For over a century, Glen Echo Park has welcomed visitors to an ever changing venue of activities. The history of constant change, though, has often led to tension as Chautauqua dreamers, amusement park thrill seekers, and National Park Service preservationists sought to adapt to the needs of visitors.
Edward and Edwin Baltzley in 1891 hoped to entertain and educate an urban populace within a National Chautauqua while preserving the site's rugged natural beauty. The amusement park owners thrilled visitors with an ever evolving sensory-stimulating landscape while spending as little as possible. Finally, the National Park Service and the Glen Echo Park Partnership for Arts and Culture have collaborated to provide the public with appealing artisan studio spaces while preserving the park's diverse history.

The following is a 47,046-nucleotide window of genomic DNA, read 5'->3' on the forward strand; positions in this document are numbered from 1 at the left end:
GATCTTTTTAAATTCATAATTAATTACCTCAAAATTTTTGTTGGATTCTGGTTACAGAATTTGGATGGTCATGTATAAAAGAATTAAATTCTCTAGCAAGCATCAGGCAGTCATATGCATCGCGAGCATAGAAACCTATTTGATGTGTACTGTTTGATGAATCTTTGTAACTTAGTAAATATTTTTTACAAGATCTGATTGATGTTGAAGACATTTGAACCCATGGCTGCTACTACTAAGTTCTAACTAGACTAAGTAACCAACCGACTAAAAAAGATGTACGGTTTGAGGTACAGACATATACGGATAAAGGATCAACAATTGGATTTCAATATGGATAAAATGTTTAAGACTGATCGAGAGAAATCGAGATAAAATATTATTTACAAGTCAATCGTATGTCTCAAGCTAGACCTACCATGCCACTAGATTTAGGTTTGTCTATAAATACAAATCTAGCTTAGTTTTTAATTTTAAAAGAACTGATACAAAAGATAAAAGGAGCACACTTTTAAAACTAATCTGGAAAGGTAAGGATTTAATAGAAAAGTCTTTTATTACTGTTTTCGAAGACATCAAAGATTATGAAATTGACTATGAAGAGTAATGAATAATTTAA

As a premier suburban retreat for over 120 years, Glen Echo Park has undergone many changes and today serves as a prime example of various preservation methods and adaptive reuse within the National Park Service.
Part of the preservation and adaptive reuse process is determining whether to preserve, rehabilitate, restore, or reconstruct historic structures. These treatment options are neither technical nor prescriptive, but are intended to promote responsible preservation practices that help protect our nation's irreplaceable cultural resources.
After 120 years, all that remains from the Baltzley's Chautauqua from 1891 is a solitary stone tower. But their idea of a premier greenspace where visitors could preserve and restore themselves has thrived as a vibrant community. Through the principles of preservation, rehabilitation, restoration, and reconstruction, the National Park Service has guaranteed the usefulness and historical integrity of Glen Echo Park for this and future generations.